Doucette, 48, was released from Bridgewater State Hospital earlier this month, having convinced the state Parole Board he will not commit any more crimes.
Family members of Raymond Bufalino, Doucette's victim in the 1987 shooting, are outraged.
"A life is a life," said Margaret Spenlinhauer, Bufalino's aunt. "How hard is it to understand that a life sentence should be a life sentence?"
When a person is convicted of second-degree murder, however, a life sentence doesn't always mean life. More than 200 people convicted of second-degree murder have been paroled since 2002, 33 of them last year. Nearly one-third of "lifers" who sought parole last year got it, and one in five, like Doucette, won parole on their first try.
Doucette is one of a number of high-profile North Shore murder cases that have brought the issue of parole back to the headlines. Last fall, Thomas Maimoni, convicted of second-degree murder in the death of Martha Brailsford in Salem Harbor, was denied parole. Susan Biancardi, a Beverly mother who pleaded guilty to shooting her 16-year-old daughter, is awaiting a decision on parole after a hearing last month.
So how does the Parole Board make a decision about who gets parole?
The board is supposed to base its decisions on two primary factors: the risk of reoffending and whether the release will compromise the welfare of society.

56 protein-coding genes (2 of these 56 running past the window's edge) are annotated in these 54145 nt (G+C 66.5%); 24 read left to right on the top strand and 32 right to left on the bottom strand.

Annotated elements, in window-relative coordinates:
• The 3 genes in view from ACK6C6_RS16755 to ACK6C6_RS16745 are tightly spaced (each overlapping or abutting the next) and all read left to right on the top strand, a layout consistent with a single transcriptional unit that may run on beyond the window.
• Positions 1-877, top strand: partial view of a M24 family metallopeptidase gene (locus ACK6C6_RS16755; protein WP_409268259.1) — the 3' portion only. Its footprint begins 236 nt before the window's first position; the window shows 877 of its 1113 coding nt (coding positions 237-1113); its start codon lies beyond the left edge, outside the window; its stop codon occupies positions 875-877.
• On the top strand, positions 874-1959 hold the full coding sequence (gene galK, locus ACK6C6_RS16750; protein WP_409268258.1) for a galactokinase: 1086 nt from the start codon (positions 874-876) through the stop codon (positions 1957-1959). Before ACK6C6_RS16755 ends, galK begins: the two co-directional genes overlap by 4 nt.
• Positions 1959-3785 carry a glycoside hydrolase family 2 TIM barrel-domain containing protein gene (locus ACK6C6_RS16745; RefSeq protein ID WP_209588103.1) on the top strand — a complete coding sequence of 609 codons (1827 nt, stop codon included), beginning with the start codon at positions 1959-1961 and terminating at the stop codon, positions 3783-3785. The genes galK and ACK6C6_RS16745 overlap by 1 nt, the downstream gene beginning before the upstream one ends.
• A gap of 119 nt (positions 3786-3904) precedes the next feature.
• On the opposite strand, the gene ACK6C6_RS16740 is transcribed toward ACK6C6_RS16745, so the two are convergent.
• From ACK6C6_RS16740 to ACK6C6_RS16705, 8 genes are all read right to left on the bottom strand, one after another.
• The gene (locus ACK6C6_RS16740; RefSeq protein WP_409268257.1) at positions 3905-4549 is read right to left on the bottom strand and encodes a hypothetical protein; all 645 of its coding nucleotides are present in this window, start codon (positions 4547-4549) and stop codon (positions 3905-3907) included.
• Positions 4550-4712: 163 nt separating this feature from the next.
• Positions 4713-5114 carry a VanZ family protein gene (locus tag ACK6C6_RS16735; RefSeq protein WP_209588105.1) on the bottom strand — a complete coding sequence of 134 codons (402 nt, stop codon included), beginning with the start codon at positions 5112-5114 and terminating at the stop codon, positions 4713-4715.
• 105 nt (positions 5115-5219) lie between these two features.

"They're not supposed to retry the case," said Peabody's Mary Ellen Manning, a member of the Governor's Council, which votes on appointments to the Parole Board. "But that's what's happening."
During highly emotional hearings, board members hear wrenching testimony from victims' families and from the offenders, often relying on facts that would never have been admitted at trial, Manning believes.
"They're in a position to sit as an uber-jury," she said.
While Manning was not familiar with all of the details of the Doucette case, she said it sounds from their decision as though there is some dispute among board members as to which version of the killing they accept.